Authors: Jill Sorenson
He’s her weapon of choice
Psychologist Mia Richards wants revenge. Her new client, tattooed Cole “Shank” Shepherd, provides the perfect means. She just has to manipulate the felon-turned-informant into eliminating her husband’s killers—members of Cole’s rival motorcycle club. The first step, seducing Cole, is simple. As for walking away before she falls hard—it’s already too late...
Dirty Eleven practically raised Cole, and he plans to double-cross the cops rather than sell them out. But smart, sexy Mia is an irresistible distraction. While she’s evaluating his mind, all he can think about is her body...until he discovers her true intentions. Walking a fine line between desire and betrayal, they’ll have to outrun her past, his enemies and the law for a love that’s dangerously real.
ICHELLE KNEW SOMETHING
was wrong as soon as she walked through the door.
There was mail strewn across the floor, as if Philip had knocked it off the counter and not bothered to tidy up. That wasn’t like him. Voices in the study alerted her that he wasn’t alone. He made his own hours, and often invited colleagues up for a drink or to debate about art. But the tone of the discussion struck her as strange. It sounded more like barked orders than a friendly quarrel.
“Philip?” she called out, setting her satchel on a chair.
The voices went silent.
Feeling a stab of unease, she strode down the hallway. The door to the study was ajar. When she reached the threshold and peered in, her world tilted on its axis. Making sense of the scene was difficult; the visual images were scrambled. Philip was on the floor with his arms tied behind his back. The wall safe stood open, and there were two other men in the room. All three turned to look at her.
She got the impression of puzzle pieces, floating independently. Philip on the ground. Two strangers, dressed in black. One held a gun. He had a tattoo on his wrist, between his glove and the sleeve of his leather jacket.
“No,” Philip shouted.
One second ticked by, maybe two, while she stood frozen. Then she turned and broke into a run. She didn’t even try to make it to the front door. She was wearing designer high heels, and her ankle twisted as she fled. Smothering a cry of distress, she ducked into the guest room. There was an antique phone on the nightstand, totally inappropriate for an emergency. She didn’t have time to dial 911. Instead of reaching for the receiver, she dived behind the bed and scurried underneath it, praying she’d be left alone.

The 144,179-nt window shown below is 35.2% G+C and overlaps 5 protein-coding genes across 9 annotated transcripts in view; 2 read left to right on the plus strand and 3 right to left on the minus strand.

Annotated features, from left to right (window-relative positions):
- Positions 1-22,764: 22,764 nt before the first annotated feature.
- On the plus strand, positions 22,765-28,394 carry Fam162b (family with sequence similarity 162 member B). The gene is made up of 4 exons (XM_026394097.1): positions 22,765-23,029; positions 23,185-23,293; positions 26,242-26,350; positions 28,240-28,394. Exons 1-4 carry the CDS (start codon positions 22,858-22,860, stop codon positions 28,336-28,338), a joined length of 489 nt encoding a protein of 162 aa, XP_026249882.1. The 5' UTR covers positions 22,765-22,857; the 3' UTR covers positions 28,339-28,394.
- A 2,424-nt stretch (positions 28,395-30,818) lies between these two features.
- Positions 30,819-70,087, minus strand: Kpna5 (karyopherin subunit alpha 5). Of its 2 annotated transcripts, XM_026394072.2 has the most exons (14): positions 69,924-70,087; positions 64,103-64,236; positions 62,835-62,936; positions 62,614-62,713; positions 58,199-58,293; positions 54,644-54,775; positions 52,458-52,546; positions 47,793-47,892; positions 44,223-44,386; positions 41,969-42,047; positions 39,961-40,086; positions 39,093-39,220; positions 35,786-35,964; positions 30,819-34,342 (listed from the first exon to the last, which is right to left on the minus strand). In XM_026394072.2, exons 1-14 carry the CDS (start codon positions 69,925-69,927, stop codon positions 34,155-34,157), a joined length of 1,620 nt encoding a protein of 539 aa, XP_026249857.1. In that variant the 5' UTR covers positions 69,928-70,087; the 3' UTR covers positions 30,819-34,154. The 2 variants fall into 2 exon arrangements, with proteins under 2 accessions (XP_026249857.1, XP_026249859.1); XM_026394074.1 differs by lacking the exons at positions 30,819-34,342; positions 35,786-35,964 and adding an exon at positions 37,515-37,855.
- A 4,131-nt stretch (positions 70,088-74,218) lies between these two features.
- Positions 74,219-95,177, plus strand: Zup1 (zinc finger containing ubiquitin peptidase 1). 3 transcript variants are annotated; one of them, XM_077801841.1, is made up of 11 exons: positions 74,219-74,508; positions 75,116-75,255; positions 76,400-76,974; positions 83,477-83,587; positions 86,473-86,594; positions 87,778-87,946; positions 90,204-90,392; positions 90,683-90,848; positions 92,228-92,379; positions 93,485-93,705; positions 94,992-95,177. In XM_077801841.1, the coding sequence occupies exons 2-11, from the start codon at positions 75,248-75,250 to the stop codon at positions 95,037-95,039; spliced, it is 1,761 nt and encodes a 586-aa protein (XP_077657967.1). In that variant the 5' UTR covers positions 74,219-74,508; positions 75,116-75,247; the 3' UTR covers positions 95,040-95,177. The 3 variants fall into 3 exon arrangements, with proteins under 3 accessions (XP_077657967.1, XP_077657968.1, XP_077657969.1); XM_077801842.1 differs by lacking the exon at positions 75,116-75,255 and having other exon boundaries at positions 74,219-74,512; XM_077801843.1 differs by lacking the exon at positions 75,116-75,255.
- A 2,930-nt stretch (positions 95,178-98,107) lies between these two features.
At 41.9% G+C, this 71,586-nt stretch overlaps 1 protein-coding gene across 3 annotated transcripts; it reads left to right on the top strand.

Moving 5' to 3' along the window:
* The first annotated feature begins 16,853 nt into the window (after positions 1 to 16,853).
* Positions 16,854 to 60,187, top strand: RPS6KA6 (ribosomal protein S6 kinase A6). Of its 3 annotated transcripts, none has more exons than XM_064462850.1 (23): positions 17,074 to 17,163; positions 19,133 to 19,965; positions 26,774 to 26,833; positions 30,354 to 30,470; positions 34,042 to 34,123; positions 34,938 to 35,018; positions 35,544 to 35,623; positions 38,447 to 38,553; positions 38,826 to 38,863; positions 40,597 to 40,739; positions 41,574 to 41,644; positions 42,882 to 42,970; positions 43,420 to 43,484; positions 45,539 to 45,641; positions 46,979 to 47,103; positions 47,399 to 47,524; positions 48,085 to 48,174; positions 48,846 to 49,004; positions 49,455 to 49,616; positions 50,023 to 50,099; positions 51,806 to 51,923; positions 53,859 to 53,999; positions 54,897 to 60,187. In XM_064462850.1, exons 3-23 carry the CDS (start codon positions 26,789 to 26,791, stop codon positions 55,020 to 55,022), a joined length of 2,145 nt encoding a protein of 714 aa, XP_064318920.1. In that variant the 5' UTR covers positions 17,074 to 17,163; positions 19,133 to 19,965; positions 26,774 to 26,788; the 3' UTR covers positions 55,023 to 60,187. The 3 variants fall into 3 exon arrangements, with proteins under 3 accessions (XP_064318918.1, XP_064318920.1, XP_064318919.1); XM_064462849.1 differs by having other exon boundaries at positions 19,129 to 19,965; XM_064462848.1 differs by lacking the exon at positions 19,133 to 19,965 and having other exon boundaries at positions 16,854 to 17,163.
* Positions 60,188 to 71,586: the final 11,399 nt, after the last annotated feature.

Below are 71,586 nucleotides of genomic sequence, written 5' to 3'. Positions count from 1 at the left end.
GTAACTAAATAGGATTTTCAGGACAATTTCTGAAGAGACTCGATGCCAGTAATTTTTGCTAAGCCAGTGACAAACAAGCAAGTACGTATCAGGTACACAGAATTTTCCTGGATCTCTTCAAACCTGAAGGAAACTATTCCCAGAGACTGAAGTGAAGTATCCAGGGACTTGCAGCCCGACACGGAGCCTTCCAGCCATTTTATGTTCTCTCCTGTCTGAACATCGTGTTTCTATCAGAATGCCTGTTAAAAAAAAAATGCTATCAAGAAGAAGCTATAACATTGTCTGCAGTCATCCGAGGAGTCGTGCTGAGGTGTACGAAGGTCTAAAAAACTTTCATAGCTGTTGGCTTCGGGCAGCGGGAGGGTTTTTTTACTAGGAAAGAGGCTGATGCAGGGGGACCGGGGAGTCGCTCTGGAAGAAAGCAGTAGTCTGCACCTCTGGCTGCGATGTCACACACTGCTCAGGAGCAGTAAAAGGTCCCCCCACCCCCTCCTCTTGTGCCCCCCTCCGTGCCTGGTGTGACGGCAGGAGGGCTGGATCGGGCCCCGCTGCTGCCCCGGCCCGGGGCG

Her heartbeat pounded in her ears, drowning out other sounds. When a hand wrapped around her ankle and tugged, she screamed at the top of her lungs. The man dragged her across the polished wood floor. Rolling over, she kicked out with her free leg, but failed to connect. He caught her other foot and wrenched her legs apart. Some kind of mask covered the lower half of his face. He had dark eyes.
Those eyes were all she could see. Her soul seemed to separate from her body, drifting up to the ceiling. When he clamped a gloved hand across her mouth, she snapped back into reality. She bit down on his palm and bucked underneath him, pummeling him with flying fists. One of her wild blows connected with his throat, and his grip loosened. Her hands found the phone cord. The heavy antique piece came crashing down on his head.
It was just enough to hurt. Not enough to stop him.
With a growl of fury, the masked man picked up the phone and threw it, smashing a hole in the drywall. Then he grabbed her by the front of her blouse and slammed her into the hardwood. Pain exploded in her skull. Lucidity flickered in and out like candlelight. When she came to, her hair was wet and warm.
“Fucking bitch,” the man said, straddling her waist. “I was just going to fuck you. Now I’m going to fuck you
Another voice said, “Get off her.”
The man looked over his shoulder. His partner, also wearing a half mask, was standing in the doorway.
“No DNA,” the partner said.
“No witnesses,” her attacker replied. Then he grabbed a decorative pillow from the top of the bed and held it over her face.
Michelle didn’t think she had any fight left in her. She was wrong. Instinct took over and her muscles sprung into action. Robbed of oxygen, fueled by panic, she clawed at his forearms, searching for tender skin. Her fingernails found no purchase, only slick leather. Her heels scraped uselessly across the floor.
Philip’s voice spoke to her. Not from down the hall, but from another place.
She forced her arms and legs to go slack. The man continued to smother her, not letting up until she was almost unconscious. When he lifted the pillow to study her, she kept her eyes open, staring sightlessly into the dark recesses under the bed. Her lungs ached to draw in a full breath, and black stars twinkled behind her eyes. Her bladder released in an embarrassing rush, as if her system was shutting down.